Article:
Two placenta-related markers could reveal older women’s risk of serious pregnancy problems such as stillbirth and premature or very small babies, British researchers say.
They analyzed blood samples and medical data from 527 pregnant U.K. women, including 158 in their 20s; 212 in their 30s; and 157 in their 40s.
The study found that levels of placental growth factor and antioxidant capacity could help predict pregnancy risks in women 35 and older. Having a baby later in life has long been associated with increased risk.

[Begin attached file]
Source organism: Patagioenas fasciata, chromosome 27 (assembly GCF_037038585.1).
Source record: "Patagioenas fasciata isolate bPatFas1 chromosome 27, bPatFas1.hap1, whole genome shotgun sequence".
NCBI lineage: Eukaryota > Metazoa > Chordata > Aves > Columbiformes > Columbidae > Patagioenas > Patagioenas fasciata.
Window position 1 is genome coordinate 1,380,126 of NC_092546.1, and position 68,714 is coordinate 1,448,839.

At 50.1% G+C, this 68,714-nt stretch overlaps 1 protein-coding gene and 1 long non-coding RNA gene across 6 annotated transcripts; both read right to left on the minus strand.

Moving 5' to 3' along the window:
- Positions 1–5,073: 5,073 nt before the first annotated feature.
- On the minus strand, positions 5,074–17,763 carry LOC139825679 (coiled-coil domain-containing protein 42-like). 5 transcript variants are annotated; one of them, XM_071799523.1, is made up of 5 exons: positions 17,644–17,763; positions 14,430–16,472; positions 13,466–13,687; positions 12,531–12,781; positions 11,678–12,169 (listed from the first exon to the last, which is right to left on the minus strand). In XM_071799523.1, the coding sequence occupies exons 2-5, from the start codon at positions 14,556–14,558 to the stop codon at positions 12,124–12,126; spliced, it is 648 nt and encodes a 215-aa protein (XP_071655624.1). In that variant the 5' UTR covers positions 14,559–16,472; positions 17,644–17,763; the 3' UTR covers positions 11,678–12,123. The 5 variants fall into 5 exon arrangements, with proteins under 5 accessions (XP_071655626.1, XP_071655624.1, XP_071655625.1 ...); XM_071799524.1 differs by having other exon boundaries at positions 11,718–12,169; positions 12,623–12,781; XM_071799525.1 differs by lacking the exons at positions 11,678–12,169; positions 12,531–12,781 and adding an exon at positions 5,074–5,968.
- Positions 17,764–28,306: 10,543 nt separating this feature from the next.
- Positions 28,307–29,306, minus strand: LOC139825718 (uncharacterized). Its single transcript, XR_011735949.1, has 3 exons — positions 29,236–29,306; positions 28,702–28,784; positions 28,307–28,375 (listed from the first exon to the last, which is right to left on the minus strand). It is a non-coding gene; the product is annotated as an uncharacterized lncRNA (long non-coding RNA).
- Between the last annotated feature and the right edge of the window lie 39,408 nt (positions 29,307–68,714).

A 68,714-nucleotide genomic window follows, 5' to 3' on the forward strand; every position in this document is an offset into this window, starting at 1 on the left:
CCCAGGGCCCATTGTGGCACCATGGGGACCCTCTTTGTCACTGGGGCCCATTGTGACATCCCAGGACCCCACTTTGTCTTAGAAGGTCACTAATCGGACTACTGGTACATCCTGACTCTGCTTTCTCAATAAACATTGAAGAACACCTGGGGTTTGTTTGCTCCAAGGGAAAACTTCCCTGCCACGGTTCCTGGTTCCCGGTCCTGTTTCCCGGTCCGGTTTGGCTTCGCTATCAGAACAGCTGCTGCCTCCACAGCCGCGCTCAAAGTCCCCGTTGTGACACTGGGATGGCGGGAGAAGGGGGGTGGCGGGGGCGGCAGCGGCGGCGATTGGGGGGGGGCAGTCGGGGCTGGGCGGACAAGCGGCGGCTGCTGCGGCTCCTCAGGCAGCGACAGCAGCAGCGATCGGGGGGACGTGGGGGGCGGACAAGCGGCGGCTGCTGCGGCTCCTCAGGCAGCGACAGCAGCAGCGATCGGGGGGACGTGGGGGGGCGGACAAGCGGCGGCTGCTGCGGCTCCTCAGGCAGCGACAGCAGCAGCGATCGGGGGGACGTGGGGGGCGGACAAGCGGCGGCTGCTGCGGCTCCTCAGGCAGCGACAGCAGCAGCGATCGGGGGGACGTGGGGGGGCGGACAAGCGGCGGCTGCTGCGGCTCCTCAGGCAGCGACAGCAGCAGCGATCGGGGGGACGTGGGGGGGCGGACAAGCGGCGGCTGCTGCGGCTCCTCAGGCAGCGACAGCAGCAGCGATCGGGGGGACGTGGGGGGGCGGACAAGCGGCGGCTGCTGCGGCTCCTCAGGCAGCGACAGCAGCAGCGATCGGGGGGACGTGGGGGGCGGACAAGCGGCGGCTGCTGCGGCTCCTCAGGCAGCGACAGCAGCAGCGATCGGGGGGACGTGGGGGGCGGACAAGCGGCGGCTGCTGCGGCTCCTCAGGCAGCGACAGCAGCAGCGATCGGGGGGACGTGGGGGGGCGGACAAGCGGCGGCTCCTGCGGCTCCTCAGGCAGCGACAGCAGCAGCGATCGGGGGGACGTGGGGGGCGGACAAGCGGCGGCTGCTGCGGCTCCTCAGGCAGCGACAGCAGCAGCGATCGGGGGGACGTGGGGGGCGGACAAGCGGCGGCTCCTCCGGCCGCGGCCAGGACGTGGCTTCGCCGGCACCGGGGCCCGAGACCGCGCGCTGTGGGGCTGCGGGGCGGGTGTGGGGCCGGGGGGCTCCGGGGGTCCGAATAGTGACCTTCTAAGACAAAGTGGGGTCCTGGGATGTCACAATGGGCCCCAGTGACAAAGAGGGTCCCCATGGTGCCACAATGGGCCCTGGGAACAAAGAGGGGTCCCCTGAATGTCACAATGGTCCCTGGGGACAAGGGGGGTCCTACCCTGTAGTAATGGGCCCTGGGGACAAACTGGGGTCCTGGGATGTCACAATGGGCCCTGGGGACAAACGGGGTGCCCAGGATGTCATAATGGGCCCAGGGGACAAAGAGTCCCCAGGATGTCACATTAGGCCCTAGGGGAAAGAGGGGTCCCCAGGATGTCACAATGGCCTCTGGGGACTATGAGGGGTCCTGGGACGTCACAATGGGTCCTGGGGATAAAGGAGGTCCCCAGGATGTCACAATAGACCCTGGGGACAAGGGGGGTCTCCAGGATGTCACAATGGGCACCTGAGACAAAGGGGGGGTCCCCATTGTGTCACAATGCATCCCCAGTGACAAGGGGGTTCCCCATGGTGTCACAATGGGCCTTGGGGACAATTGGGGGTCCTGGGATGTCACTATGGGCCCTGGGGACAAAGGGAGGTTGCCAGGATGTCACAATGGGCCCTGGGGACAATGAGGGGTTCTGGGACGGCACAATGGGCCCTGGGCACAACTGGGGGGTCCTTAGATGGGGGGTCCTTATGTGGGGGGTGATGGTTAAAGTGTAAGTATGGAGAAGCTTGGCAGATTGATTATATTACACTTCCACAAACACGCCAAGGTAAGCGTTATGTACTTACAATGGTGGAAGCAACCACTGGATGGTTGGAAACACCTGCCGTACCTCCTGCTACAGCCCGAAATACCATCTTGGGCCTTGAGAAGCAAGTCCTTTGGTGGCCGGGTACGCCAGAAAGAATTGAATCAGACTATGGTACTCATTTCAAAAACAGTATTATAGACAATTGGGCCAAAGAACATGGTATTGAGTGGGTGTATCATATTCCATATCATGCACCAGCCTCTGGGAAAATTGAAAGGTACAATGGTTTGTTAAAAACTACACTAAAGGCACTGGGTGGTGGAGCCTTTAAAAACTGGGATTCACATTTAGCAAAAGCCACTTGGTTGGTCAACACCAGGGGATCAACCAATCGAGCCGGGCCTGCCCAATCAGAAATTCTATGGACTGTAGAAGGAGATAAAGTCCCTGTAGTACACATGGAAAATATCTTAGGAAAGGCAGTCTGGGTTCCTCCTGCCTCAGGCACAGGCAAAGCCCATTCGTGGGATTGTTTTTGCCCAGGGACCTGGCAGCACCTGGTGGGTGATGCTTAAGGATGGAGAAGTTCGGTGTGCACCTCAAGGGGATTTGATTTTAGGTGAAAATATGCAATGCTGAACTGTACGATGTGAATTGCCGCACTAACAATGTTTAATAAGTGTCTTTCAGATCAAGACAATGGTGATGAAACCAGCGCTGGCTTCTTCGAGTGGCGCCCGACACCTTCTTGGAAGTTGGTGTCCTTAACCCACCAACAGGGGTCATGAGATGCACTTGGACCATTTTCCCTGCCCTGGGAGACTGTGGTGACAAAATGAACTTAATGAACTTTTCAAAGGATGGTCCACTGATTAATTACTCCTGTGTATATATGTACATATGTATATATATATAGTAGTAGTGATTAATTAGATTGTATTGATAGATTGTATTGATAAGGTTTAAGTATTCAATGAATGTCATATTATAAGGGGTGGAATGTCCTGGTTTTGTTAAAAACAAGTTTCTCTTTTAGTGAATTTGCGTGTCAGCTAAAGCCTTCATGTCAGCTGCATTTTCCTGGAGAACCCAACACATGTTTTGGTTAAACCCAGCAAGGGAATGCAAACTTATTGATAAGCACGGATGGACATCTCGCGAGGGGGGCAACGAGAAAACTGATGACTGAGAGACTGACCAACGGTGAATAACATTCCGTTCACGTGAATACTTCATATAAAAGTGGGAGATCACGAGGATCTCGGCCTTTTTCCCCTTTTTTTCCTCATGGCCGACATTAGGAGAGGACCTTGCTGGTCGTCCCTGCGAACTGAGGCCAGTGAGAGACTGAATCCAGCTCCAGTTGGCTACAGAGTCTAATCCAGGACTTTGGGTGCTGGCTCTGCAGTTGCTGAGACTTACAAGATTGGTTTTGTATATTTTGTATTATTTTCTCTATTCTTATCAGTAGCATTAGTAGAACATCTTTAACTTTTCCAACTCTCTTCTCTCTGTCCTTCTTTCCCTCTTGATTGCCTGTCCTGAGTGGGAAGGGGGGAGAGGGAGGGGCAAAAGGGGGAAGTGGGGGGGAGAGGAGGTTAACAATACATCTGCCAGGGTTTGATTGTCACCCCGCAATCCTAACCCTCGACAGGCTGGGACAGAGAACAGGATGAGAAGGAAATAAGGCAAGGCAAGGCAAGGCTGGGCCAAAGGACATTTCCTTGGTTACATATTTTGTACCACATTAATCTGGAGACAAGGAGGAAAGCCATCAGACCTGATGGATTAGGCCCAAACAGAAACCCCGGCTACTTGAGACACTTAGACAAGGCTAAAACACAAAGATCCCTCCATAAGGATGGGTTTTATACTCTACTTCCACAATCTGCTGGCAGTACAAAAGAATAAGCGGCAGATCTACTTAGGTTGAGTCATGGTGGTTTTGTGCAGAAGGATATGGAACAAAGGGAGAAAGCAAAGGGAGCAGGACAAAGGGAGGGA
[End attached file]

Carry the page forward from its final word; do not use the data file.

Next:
“We already know the changes in oxidative stress and inflammation we saw in this study are associated with many pregnancy complications — but for the first time here, we found they were also present in older mothers, which could be damaging the placenta and might explain why older mothers face these higher risks,” lead author Alex Heazell, a professor of obstetrics at the University of Manchester shares.
What is placental growth?
Placental growth factor is a protein produced in the placenta when it’s working well. Antioxidant capacity can show if cells in the placenta are inflamed or deteriorating.
Placental growth factor was 74% accurate in predicting serious pregnancy problems and